NCAA: Issues at UNC 'clearly the NCAA's business'
Posted July 25
Updated July 26
Chapel Hill, N.C. — The NCAA has set Aug. 16 as the day for the University of North Carolina at Chapel Hill to make its latest case in the ongoing investigation into no-show classes, and, in documents released Tuesday, reasserted its authority.
"The issues at the heart of this case are clearly the NCAA's business," the NCAA wrote. "When a member institution allows an academic department to provide benefits to student-athletes that are materially different from the general student body, it is the NCAA's business."
The facts of the case are generally accepted. The UNC-commissioned Wainstein Report found that student-athletes were given preferential treatment in the classroom and were specifically steered by academic counselors toward classes in the African and Afro-American Studies Department that rarely met and required only a paper to pass. Several employees were terminated or resigned as a result of the investigation.
The question of who benefited is at the heart of the dispute between UNC and the NCAA.
The NCAA has detailed five "Level 1" infractions – the most serious category – against the university, including lack of institutional control.
- UNC's response to the NCAA on third Notice of Allegations
- Dec. 2016 NCAA Notice of Allegations to the University of North Carolina, Chapel Hill
UNC has maintained that the fake classes enrolled and benefited student-athletes and non-athletes alike, and is therefore not an NCAA matter. UNC maintains that the Department of Athletics has never steered student-athletes to fraudulent courses with the idea of keeping them eligible and had no part in the creation of fake classes.
Tuesday's documents were the latest in a volley of back-and-forth between the parties.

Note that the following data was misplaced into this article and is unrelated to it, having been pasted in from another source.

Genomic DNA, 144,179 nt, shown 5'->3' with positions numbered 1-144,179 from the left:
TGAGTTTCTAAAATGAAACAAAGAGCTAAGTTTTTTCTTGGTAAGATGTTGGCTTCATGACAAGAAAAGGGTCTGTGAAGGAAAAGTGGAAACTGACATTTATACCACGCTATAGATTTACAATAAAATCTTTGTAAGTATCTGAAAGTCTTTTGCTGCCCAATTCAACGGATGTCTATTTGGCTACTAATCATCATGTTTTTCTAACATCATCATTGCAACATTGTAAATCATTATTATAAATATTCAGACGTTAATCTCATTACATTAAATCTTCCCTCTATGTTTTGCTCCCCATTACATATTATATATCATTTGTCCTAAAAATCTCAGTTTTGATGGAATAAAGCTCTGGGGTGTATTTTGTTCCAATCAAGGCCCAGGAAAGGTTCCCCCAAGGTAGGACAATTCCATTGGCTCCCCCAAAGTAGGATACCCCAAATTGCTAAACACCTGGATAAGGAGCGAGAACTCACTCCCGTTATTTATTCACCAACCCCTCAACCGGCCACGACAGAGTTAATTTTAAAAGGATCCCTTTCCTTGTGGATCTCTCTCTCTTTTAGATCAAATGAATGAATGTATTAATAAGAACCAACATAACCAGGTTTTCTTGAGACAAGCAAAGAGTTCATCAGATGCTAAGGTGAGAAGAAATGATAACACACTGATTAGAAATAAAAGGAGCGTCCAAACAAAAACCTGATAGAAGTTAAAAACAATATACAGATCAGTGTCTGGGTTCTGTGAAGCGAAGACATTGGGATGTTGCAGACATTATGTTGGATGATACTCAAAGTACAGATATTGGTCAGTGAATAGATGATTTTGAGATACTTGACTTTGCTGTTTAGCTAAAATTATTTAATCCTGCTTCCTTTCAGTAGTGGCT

In their response released in May, UNC wrote that "the issues concerning the courses are academic in nature and beyond the reach of the NCAA bylaws."
In response, the NCAA hammered over and over on the ways the courses violated NCAA rules, writing:
"When a member institution allows an academic department to provide benefits to student-athletes that are materially different from the general student body, it is the NCAA's business.
When athletics academic counselors exploit 'special arrangement' classes for student-athletes in ways unintended by and contrary to the bylaws, it is the NCAA's business.
When a member institution provides student-athletes an inside track to enroll in unpublicized courses where grades of As and Bs are the norm,1 it is the NCAA's business.
When a member institution uses 'special arrangement' courses to keep a significant number of student-athletes eligible, it is the NCAA's business.
When a member institution fails or refuses to take action after receiving actual notice of problems involving student-athletes, thereby allowing violations to compound and to continue for years, it is the NCAA's business."
Crowder maintains 'special arrangements' were not extra benefits
The NCAA also pointed the finger at UNC as the party that has allowed this case to drag out for more than eight years. In particular, the NCAA cited UNC's delay in sharing emails and the reluctance of Deborah Crowder, a long-time assistant in the AF-AM department, to speak to investigators.